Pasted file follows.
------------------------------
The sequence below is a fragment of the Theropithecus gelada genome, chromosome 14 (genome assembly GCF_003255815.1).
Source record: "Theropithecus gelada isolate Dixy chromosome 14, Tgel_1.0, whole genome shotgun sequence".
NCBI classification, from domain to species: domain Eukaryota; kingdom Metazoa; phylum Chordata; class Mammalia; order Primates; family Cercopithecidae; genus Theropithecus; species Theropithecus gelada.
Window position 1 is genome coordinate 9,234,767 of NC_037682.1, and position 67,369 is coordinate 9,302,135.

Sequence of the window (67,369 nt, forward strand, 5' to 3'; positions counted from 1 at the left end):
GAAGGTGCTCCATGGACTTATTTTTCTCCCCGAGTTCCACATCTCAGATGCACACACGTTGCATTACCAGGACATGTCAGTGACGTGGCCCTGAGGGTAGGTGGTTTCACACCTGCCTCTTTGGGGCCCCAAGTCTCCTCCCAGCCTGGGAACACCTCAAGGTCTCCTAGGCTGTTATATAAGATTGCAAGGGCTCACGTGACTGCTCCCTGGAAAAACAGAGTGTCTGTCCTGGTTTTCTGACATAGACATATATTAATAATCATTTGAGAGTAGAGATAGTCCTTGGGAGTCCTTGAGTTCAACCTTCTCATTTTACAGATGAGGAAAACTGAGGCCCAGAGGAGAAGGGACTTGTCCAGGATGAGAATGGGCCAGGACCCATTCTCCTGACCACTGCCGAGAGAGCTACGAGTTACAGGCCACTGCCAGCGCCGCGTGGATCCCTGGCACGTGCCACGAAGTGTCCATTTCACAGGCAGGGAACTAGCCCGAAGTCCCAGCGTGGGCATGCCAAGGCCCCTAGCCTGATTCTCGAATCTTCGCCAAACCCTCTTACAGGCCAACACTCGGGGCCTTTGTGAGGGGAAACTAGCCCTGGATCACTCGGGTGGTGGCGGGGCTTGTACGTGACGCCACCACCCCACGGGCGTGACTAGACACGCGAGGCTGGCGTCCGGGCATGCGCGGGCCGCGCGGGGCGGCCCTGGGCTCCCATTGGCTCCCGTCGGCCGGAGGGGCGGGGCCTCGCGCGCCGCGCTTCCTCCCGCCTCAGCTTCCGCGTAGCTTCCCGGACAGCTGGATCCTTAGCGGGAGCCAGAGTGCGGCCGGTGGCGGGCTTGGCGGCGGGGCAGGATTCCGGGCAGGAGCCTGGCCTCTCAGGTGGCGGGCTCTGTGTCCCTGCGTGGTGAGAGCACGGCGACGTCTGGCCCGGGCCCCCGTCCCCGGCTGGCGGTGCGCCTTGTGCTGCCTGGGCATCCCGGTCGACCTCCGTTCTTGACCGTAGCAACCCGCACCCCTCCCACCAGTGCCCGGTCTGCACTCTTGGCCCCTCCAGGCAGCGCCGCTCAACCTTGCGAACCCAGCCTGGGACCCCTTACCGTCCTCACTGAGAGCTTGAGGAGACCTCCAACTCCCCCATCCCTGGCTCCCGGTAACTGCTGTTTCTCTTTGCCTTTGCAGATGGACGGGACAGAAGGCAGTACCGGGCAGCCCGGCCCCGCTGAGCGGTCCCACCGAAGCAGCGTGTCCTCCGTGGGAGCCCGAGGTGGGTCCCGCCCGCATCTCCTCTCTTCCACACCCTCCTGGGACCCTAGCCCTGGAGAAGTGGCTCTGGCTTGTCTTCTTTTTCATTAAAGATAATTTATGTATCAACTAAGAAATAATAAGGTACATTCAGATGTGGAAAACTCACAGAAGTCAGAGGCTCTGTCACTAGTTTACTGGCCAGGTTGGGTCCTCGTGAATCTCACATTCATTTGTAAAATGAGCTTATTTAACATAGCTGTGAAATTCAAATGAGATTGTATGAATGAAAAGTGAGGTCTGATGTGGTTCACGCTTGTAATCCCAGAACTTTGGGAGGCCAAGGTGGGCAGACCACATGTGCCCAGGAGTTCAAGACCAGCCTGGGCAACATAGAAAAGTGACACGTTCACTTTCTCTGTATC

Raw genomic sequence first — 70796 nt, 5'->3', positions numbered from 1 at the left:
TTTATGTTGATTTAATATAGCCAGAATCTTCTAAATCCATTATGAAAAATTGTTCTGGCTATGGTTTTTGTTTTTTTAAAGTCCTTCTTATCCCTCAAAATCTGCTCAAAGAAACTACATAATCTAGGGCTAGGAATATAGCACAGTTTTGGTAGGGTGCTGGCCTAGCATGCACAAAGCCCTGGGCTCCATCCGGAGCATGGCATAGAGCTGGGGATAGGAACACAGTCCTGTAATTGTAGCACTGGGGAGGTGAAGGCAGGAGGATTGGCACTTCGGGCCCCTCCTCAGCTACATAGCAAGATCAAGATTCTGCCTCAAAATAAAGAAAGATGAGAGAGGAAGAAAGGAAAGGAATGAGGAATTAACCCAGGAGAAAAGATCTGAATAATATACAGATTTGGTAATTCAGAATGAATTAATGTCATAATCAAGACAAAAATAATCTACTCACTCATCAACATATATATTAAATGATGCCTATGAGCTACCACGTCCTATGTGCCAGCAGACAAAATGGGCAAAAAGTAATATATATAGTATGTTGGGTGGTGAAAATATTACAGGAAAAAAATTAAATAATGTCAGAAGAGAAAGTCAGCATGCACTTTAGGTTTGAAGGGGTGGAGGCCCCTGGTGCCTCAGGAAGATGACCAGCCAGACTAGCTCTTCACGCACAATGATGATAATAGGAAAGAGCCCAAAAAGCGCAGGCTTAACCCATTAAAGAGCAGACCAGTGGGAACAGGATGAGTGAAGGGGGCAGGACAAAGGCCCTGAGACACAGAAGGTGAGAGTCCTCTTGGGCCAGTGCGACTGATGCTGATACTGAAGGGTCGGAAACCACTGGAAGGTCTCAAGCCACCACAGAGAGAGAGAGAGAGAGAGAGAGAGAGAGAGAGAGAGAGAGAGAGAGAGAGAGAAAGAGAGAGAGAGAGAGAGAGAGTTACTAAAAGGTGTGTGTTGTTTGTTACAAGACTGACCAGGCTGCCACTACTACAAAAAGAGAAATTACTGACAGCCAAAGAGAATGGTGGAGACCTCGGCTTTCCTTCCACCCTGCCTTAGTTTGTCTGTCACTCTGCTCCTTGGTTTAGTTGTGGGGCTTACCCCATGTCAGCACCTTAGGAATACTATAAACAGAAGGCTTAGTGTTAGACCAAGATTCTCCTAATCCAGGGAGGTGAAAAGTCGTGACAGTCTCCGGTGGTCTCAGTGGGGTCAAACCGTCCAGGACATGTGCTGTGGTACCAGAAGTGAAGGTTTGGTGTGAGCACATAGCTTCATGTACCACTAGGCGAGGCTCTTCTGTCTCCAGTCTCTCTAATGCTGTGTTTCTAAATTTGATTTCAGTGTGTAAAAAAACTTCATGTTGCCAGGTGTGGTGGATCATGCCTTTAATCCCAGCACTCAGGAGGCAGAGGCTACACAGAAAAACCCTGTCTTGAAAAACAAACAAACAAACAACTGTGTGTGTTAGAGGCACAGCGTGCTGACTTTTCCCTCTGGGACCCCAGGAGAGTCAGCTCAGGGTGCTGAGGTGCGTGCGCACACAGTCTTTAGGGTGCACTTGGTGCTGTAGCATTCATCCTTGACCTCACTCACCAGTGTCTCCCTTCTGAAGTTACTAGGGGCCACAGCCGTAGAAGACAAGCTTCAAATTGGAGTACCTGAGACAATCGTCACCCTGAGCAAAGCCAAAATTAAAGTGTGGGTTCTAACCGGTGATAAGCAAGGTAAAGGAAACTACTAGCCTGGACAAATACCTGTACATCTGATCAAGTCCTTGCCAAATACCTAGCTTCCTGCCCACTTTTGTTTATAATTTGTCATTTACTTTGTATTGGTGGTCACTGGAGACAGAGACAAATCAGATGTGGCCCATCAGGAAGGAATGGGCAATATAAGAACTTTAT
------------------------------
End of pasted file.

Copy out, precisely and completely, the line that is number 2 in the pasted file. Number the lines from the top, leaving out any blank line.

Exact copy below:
Source record: "Theropithecus gelada isolate Dixy chromosome 14, Tgel_1.0, whole genome shotgun sequence".